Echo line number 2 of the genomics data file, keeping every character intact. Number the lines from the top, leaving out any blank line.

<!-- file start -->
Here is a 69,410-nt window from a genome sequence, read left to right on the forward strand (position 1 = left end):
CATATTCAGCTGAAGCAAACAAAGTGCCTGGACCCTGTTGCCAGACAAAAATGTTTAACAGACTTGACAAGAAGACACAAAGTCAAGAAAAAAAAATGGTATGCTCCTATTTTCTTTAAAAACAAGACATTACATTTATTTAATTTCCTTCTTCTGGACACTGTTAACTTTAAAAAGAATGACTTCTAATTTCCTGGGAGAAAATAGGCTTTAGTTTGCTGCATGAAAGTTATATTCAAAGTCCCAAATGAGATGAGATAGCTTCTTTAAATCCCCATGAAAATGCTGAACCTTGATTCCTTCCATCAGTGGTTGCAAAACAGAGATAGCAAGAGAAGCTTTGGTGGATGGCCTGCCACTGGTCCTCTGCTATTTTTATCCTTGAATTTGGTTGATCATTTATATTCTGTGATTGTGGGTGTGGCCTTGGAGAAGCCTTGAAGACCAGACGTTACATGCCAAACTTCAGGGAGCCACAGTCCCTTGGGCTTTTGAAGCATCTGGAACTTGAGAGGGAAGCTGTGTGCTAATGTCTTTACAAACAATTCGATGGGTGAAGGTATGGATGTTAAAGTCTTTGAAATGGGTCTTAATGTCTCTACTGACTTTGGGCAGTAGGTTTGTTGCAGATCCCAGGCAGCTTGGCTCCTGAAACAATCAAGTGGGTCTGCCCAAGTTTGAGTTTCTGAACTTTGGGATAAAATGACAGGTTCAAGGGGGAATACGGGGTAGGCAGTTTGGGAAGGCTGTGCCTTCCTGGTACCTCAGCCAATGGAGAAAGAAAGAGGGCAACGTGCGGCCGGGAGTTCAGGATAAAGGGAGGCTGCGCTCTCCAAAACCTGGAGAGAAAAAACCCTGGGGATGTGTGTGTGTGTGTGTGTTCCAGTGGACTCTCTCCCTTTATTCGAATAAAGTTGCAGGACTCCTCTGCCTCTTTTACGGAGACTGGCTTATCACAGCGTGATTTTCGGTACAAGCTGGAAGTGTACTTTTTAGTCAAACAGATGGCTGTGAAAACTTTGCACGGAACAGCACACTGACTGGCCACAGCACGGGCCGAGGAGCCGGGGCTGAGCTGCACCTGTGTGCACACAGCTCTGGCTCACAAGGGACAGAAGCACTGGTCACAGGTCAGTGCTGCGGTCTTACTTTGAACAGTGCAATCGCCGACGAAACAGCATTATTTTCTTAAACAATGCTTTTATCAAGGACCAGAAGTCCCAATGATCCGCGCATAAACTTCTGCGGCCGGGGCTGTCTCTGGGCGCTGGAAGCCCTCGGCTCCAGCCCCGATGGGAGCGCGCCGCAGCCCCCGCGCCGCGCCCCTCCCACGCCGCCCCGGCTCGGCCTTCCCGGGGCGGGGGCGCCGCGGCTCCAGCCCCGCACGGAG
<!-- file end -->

CATATTCAGCTGAAGCAAACAAAGTGCCTGGACCCTGTTGCCAGACAAAAATGTTTAACAGACTTGACAAGAAGACACAAAGTCAAGAAAAAAAAATGGTATGCTCCTATTTTCTTTAAAAACAAGACATTACATTTATTTAATTTCCTTCTTCTGGACACTGTTAACTTTAAAAAGAATGACTTCTAATTTCCTGGGAGAAAATAGGCTTTAGTTTGCTGCATGAAAGTTATATTCAAAGTCCCAAATGAGATGAGATAGCTTCTTTAAATCCCCATGAAAATGCTGAACCTTGATTCCTTCCATCAGTGGTTGCAAAACAGAGATAGCAAGAGAAGCTTTGGTGGATGGCCTGCCACTGGTCCTCTGCTATTTTTATCCTTGAATTTGGTTGATCATTTATATTCTGTGATTGTGGGTGTGGCCTTGGAGAAGCCTTGAAGACCAGACGTTACATGCCAAACTTCAGGGAGCCACAGTCCCTTGGGCTTTTGAAGCATCTGGAACTTGAGAGGGAAGCTGTGTGCTAATGTCTTTACAAACAATTCGATGGGTGAAGGTATGGATGTTAAAGTCTTTGAAATGGGTCTTAATGTCTCTACTGACTTTGGGCAGTAGGTTTGTTGCAGATCCCAGGCAGCTTGGCTCCTGAAACAATCAAGTGGGTCTGCCCAAGTTTGAGTTTCTGAACTTTGGGATAAAATGACAGGTTCAAGGGGGAATACGGGGTAGGCAGTTTGGGAAGGCTGTGCCTTCCTGGTACCTCAGCCAATGGAGAAAGAAAGAGGGCAACGTGCGGCCGGGAGTTCAGGATAAAGGGAGGCTGCGCTCTCCAAAACCTGGAGAGAAAAAACCCTGGGGATGTGTGTGTGTGTGTGTGTTCCAGTGGACTCTCTCCCTTTATTCGAATAAAGTTGCAGGACTCCTCTGCCTCTTTTACGGAGACTGGCTTATCACAGCGTGATTTTCGGTACAAGCTGGAAGTGTACTTTTTAGTCAAACAGATGGCTGTGAAAACTTTGCACGGAACAGCACACTGACTGGCCACAGCACGGGCCGAGGAGCCGGGGCTGAGCTGCACCTGTGTGCACACAGCTCTGGCTCACAAGGGACAGAAGCACTGGTCACAGGTCAGTGCTGCGGTCTTACTTTGAACAGTGCAATCGCCGACGAAACAGCATTATTTTCTTAAACAATGCTTTTATCAAGGACCAGAAGTCCCAATGATCCGCGCATAAACTTCTGCGGCCGGGGCTGTCTCTGGGCGCTGGAAGCCCTCGGCTCCAGCCCCGATGGGAGCGCGCCGCAGCCCCCGCGCCGCGCCCCTCCCACGCCGCCCCGGCTCGGCCTTCCCGGGGCGGGGGCGCCGCGGCTCCAGCCCCGCACGGAG